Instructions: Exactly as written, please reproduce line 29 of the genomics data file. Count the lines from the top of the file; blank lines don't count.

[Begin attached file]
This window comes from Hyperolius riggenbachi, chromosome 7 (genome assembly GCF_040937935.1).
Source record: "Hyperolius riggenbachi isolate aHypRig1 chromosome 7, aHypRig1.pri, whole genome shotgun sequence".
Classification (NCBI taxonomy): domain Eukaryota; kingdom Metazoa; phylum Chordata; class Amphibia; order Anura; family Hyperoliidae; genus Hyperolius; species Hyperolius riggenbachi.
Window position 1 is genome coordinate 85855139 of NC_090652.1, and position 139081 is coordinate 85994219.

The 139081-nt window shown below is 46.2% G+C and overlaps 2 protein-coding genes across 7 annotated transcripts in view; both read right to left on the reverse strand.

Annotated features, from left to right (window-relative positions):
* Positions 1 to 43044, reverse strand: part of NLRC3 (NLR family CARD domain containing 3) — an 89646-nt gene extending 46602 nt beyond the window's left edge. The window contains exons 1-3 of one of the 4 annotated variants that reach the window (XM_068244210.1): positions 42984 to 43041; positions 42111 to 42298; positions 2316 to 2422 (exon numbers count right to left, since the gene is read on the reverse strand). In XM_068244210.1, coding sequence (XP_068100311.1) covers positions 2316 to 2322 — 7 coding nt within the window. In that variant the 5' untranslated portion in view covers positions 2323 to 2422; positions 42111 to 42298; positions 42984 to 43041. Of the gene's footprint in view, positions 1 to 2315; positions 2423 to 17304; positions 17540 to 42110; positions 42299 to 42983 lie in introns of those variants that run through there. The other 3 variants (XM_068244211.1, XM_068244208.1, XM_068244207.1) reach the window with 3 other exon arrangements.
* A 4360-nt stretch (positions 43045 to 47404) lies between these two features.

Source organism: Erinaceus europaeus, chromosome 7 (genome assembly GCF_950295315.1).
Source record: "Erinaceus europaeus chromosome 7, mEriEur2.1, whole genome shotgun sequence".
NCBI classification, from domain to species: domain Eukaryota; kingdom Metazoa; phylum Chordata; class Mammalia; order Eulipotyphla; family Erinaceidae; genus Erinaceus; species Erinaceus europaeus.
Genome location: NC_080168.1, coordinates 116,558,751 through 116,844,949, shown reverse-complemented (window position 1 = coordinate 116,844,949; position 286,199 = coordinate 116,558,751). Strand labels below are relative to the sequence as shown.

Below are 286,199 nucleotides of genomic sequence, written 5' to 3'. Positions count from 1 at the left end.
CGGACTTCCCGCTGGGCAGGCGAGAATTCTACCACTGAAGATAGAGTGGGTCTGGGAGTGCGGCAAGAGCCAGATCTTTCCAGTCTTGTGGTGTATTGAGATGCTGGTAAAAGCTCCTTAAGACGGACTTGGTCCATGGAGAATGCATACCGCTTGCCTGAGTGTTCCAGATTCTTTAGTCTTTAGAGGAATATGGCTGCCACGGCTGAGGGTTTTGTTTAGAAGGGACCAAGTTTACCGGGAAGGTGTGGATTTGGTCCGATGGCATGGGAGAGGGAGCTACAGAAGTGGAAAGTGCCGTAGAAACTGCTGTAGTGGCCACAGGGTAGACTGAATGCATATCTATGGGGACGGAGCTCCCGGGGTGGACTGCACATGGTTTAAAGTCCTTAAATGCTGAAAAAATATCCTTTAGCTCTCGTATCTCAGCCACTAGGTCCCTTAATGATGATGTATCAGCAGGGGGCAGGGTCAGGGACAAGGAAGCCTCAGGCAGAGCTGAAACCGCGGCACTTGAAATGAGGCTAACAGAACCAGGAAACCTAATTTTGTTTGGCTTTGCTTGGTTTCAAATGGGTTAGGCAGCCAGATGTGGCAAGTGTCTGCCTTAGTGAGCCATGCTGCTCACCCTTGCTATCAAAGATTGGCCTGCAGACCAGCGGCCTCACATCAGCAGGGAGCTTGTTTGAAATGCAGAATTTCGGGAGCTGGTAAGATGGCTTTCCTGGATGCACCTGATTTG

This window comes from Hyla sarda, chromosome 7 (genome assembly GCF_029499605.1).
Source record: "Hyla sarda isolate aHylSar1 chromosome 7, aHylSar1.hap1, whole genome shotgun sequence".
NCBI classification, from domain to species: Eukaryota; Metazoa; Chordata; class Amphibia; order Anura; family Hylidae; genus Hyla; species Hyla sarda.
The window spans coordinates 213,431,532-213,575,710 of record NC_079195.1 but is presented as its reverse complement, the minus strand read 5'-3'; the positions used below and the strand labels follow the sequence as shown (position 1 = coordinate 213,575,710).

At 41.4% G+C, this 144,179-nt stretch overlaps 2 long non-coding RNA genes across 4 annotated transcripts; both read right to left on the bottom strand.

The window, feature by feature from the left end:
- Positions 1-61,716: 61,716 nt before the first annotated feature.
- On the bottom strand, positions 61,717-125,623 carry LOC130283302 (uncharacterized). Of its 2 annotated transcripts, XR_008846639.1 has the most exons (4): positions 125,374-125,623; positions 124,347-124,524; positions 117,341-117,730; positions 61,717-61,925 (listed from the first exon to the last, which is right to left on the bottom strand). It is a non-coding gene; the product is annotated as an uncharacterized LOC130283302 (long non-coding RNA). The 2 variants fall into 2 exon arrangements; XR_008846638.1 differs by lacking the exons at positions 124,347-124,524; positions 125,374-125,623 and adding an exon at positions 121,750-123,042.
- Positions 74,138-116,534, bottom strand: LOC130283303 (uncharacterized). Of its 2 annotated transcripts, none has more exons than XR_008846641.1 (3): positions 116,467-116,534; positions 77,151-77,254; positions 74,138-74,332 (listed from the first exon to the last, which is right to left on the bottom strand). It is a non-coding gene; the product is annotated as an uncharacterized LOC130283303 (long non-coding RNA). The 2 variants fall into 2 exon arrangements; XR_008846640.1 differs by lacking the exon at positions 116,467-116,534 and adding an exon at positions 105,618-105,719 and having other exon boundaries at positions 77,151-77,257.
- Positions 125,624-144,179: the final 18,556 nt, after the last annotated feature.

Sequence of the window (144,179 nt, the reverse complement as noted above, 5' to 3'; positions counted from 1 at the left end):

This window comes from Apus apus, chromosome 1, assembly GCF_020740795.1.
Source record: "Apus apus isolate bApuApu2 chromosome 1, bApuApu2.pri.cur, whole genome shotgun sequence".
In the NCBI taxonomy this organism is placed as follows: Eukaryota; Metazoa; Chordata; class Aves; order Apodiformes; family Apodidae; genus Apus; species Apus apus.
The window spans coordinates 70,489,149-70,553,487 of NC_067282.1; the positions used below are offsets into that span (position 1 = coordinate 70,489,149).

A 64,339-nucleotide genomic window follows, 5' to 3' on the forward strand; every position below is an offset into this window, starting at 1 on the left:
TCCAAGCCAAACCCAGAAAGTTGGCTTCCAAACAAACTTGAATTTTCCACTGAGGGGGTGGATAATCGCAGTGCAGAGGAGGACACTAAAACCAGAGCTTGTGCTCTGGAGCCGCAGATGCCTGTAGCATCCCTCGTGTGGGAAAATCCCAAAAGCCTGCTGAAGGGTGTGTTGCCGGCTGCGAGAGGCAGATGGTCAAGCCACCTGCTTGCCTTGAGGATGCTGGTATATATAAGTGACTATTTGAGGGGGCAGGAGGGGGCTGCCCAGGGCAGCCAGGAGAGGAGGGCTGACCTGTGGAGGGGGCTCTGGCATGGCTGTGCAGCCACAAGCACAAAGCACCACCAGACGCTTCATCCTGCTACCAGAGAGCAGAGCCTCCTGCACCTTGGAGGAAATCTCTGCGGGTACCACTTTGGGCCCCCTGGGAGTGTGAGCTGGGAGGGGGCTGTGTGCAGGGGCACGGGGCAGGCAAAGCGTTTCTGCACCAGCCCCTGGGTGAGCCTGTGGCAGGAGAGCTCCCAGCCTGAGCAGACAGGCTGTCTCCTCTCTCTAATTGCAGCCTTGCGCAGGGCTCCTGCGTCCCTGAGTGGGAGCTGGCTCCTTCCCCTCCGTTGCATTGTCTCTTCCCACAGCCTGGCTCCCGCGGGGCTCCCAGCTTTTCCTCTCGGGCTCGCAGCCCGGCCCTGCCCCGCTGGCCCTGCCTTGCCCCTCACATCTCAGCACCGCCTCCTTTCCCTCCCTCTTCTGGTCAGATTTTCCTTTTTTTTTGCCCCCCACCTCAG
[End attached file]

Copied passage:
The window spans coordinates 70,489,149-70,553,487 of NC_067282.1; the positions used below are offsets into that span (position 1 = coordinate 70,489,149).